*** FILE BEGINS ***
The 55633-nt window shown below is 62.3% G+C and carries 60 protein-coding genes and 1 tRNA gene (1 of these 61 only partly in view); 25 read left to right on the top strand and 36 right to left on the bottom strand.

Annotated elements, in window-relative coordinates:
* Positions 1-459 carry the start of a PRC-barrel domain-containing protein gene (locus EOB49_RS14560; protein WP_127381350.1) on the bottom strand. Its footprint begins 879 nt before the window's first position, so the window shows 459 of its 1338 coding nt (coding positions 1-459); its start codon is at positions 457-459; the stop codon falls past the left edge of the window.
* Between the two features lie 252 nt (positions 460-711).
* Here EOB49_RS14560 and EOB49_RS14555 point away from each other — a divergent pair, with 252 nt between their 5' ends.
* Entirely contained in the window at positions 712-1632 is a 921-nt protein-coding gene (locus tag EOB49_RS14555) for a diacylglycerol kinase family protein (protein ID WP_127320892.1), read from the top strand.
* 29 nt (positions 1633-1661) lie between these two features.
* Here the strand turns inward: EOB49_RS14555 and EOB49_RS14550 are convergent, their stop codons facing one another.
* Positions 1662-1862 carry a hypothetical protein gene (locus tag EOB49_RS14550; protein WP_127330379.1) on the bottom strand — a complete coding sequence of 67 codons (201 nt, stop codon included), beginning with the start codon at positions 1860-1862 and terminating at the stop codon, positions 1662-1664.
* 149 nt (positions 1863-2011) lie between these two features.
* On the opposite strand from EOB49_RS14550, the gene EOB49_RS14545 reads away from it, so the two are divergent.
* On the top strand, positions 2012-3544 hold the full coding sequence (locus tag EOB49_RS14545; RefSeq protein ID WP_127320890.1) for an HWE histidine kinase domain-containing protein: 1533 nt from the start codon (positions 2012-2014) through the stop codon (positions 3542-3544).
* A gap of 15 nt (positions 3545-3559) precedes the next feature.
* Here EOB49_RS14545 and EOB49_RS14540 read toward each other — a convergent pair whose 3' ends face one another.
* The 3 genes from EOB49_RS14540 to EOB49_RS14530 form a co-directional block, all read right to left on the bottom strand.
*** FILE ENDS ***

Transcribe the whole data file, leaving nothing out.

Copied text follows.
The 55633-nt window shown below is 62.3% G+C and carries 60 protein-coding genes and 1 tRNA gene (1 of these 61 only partly in view); 25 read left to right on the top strand and 36 right to left on the bottom strand.

Annotated elements, in window-relative coordinates:
* Positions 1-459 carry the start of a PRC-barrel domain-containing protein gene (locus EOB49_RS14560; protein WP_127381350.1) on the bottom strand. Its footprint begins 879 nt before the window's first position, so the window shows 459 of its 1338 coding nt (coding positions 1-459); its start codon is at positions 457-459; the stop codon falls past the left edge of the window.
* Between the two features lie 252 nt (positions 460-711).
* Here EOB49_RS14560 and EOB49_RS14555 point away from each other — a divergent pair, with 252 nt between their 5' ends.
* Entirely contained in the window at positions 712-1632 is a 921-nt protein-coding gene (locus tag EOB49_RS14555) for a diacylglycerol kinase family protein (protein ID WP_127320892.1), read from the top strand.
* 29 nt (positions 1633-1661) lie between these two features.
* Here the strand turns inward: EOB49_RS14555 and EOB49_RS14550 are convergent, their stop codons facing one another.
* Positions 1662-1862 carry a hypothetical protein gene (locus tag EOB49_RS14550; protein WP_127330379.1) on the bottom strand — a complete coding sequence of 67 codons (201 nt, stop codon included), beginning with the start codon at positions 1860-1862 and terminating at the stop codon, positions 1662-1664.
* 149 nt (positions 1863-2011) lie between these two features.
* On the opposite strand from EOB49_RS14550, the gene EOB49_RS14545 reads away from it, so the two are divergent.
* On the top strand, positions 2012-3544 hold the full coding sequence (locus tag EOB49_RS14545; RefSeq protein ID WP_127320890.1) for an HWE histidine kinase domain-containing protein: 1533 nt from the start codon (positions 2012-2014) through the stop codon (positions 3542-3544).
* A gap of 15 nt (positions 3545-3559) precedes the next feature.
* Here EOB49_RS14545 and EOB49_RS14540 read toward each other — a convergent pair whose 3' ends face one another.
* The 3 genes from EOB49_RS14540 to EOB49_RS14530 form a co-directional block, all read right to left on the bottom strand.